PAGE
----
On the very first day of the COVID-19 shutdown, Educational Enrichment Systems (EES) implemented its standard emergency closures, anticipating a quick return to normalcy.
As the pandemic progressed and schools transitioned to distance learning, the “see you in two weeks” exchanged between employees turned into a rush to address the rising needs of San Diego’s working families.
“If organizations like ours shut down, essential workers won’t have childcare,” Robin Layton, EES President and CEO, recalled expressing to state representatives as she advocated for the funding needed to reopen. The local nonprofit child development agency provides high-quality early education programs to working families throughout San Diego County.
Despite the immense challenges this past year, EES was able to:
- increase their staff by more than 50,
- open five additional full-day, year-round early education centers in Vista and the South Bay,
- and ensure that parents could continue to go to work and support their families.
With support from The San Diego Foundation, including a five-year grant commitment from the Guy C. Clum Fund at The San Diego Foundation awarded as part of the launch of the Early Childhood Initiative in 2018, and an Early Childhood Initiative Resilience Grant awarded in 2020, EES defied the odds and continued serving parents and families amid the COVID-19 crisis.
The Challenges Facing San Diego’s Workforce
“We have no precedence for how to serve families in this way,” Blake Hofstad, Director of Partnerships and Impact at EES, recalled when he realized the daunting task of making sure parents could access the services they needed outside of childcare.
The EES family liaisons team, with support from the enrollment team, went into swift action, developing and updating daily a pandemic-specific resource guide that outlined where families could access food distribution centers, get assistance with rent and bill payments, and more.
While distance learning was becoming the norm for schools across the region, EES knew that this option was not feasible long-term for their essential workers. According to the 2020 Workforce + Childcare report, households with children where all parents are working make up 70 percent of San Diego families.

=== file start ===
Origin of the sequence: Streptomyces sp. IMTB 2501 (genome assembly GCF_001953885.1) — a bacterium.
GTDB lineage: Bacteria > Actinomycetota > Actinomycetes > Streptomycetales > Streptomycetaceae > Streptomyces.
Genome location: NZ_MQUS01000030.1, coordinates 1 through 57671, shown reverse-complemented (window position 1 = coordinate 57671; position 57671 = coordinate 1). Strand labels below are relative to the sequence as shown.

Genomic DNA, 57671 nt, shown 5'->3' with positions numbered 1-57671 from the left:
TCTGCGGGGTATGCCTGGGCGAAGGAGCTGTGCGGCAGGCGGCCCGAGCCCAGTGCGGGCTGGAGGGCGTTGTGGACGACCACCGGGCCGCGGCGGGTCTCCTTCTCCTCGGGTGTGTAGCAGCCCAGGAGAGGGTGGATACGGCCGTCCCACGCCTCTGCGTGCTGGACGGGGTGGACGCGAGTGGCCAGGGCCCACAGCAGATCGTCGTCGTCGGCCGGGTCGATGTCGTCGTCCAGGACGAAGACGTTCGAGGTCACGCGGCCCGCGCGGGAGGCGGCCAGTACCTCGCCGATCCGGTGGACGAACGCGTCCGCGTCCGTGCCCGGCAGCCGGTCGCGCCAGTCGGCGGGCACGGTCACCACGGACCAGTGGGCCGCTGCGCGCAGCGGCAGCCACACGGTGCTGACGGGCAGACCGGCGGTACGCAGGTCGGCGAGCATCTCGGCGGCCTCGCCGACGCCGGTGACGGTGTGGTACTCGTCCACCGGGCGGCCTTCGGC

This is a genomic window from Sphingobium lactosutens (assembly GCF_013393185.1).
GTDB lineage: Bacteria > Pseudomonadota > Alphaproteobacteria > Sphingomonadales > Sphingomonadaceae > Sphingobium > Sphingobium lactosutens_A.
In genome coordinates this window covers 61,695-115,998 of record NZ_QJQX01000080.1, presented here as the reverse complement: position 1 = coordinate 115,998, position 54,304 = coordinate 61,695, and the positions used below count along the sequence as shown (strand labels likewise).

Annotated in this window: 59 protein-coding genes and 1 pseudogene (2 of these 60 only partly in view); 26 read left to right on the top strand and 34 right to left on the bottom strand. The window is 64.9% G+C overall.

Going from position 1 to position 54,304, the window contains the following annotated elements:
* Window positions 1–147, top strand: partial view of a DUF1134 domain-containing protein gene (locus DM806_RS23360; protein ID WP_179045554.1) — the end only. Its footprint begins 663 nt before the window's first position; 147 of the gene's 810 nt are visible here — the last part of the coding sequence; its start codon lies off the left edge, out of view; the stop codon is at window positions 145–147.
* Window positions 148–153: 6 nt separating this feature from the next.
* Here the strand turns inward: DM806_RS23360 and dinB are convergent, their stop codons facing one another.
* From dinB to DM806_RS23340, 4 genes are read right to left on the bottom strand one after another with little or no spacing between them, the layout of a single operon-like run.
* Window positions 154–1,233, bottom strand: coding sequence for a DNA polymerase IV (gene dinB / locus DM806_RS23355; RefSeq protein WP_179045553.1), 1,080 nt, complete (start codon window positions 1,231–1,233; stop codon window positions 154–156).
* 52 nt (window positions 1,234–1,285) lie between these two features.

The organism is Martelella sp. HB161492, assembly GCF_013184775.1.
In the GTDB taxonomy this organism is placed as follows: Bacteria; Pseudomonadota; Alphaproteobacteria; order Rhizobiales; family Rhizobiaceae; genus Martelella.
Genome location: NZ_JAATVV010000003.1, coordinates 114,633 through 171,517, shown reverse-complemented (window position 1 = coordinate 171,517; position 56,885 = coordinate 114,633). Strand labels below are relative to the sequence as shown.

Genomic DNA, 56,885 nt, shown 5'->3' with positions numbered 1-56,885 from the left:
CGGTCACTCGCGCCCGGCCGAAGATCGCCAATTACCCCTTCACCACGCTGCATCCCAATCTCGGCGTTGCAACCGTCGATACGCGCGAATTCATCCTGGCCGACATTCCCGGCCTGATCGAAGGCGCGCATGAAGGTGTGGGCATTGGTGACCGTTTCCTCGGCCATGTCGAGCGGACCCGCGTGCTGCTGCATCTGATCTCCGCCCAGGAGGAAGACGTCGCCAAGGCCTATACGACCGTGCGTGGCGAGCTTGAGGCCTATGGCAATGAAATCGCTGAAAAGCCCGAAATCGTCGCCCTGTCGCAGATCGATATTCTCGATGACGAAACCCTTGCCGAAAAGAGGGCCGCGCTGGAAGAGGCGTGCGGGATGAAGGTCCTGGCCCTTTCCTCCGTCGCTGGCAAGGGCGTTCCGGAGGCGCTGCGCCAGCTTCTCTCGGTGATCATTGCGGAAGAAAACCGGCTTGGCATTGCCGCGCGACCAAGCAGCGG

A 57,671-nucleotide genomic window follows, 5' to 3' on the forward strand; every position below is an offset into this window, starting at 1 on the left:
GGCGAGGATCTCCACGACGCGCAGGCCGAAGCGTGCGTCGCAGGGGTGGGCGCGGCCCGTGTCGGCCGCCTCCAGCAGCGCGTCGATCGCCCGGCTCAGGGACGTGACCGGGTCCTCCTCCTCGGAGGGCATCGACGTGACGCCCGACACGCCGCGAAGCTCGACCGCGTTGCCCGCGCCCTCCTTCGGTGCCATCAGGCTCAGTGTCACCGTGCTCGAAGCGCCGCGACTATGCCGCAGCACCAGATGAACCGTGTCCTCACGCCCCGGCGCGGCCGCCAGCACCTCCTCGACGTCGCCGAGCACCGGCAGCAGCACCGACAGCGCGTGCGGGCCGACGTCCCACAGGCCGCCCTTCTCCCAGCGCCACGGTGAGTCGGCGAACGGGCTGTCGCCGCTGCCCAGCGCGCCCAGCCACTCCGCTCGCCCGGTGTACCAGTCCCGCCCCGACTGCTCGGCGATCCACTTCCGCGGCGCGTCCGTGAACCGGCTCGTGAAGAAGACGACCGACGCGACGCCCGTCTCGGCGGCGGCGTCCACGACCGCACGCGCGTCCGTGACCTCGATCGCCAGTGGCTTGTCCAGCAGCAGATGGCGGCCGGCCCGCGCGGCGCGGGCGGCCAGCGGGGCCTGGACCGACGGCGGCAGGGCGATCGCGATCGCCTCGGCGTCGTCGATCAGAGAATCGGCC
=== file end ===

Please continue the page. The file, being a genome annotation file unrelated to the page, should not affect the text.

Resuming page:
EES needed to reopen its early childhood education sites as soon as possible to support working families and continue providing high-quality early education experiences to San Diego children.
Reopening During a Crisis
Despite COVID-19-related delays, with combined support from The San Diego Foundation, EES was able to open five additional centers in addition to the slow and steady re-opening of its other sites across San Diego County, which began in June 2020.
The three South Bay centers opened in July 2020, the Monte Vista Early Education Center opened its doors in January 2021, and the Vista Early Learning Center opened shortly after in February.
“The biggest thing we wanted to do when we reopened was create a safe environment,” Celine Krimston, Vice President and COO at EES, emphasized. Celine and the EES team continued to follow state and County guidelines, requiring face coverings for all adults and children 2 years of age and older, as well as maintaining physical distancing.
The guidelines also required significantly reduced capacity. Each classroom had one cohort – 10 students and two teachers, with no crossover, tours or visits from other staff members.
“Getting ready to get ready took hundreds of hours,” Robin expressed.
With additional support from the COVID-19 Community Response Fund at The San Diego Foundation, EES was able to provide approximately 10,000 distance learning activity kits during the past year to toddlers and preschoolers who were not able to immediately return to the in-person sites due to capacity limitations.
At Vista Early Learning Center, the joy that young children feel at being able to interact with each other again is palpable, even through their masks. The preschoolers at Vista have been maintaining a garden throughout the summer, growing basil, zucchini, beautiful sunflowers and more. With the cohort requirement lifted, staff numbers have increased, allowing for more outdoor play and engagement.
A Fundamental Piece of the Economy
By January and February of 2021, many parents who weren’t essential workers were back to work and needing childcare. Blake expressed that to be able to have spaces like Monte Vista Early Education Center and Vista Early Learning Center created in the middle of a pandemic was a huge lifeline to those families.
“There is a nationwide newfound respect and understanding of just how critical the childcare sector is,” Blake emphasized. Increasing access to quality early care and education (ECE) for all working families will help foster equity of opportunity across the San Diego region, and build resilient communities that have supportive services in place for future crises, as is outlined in The San Diego Foundation new Strategic Plan.
Blake hopes that people will start to view early care and education not as a “cherry on top” of child development, but rather a fundamental piece of our economy and how we support working families while preparing youth for the future.
Learn more about The San Diego Foundation Early Childhood Initiative, which aims to boost region-wide efforts to increase access to affordable, quality early care for children in San Diego, strengthening families and supporting a competitive regional workforce.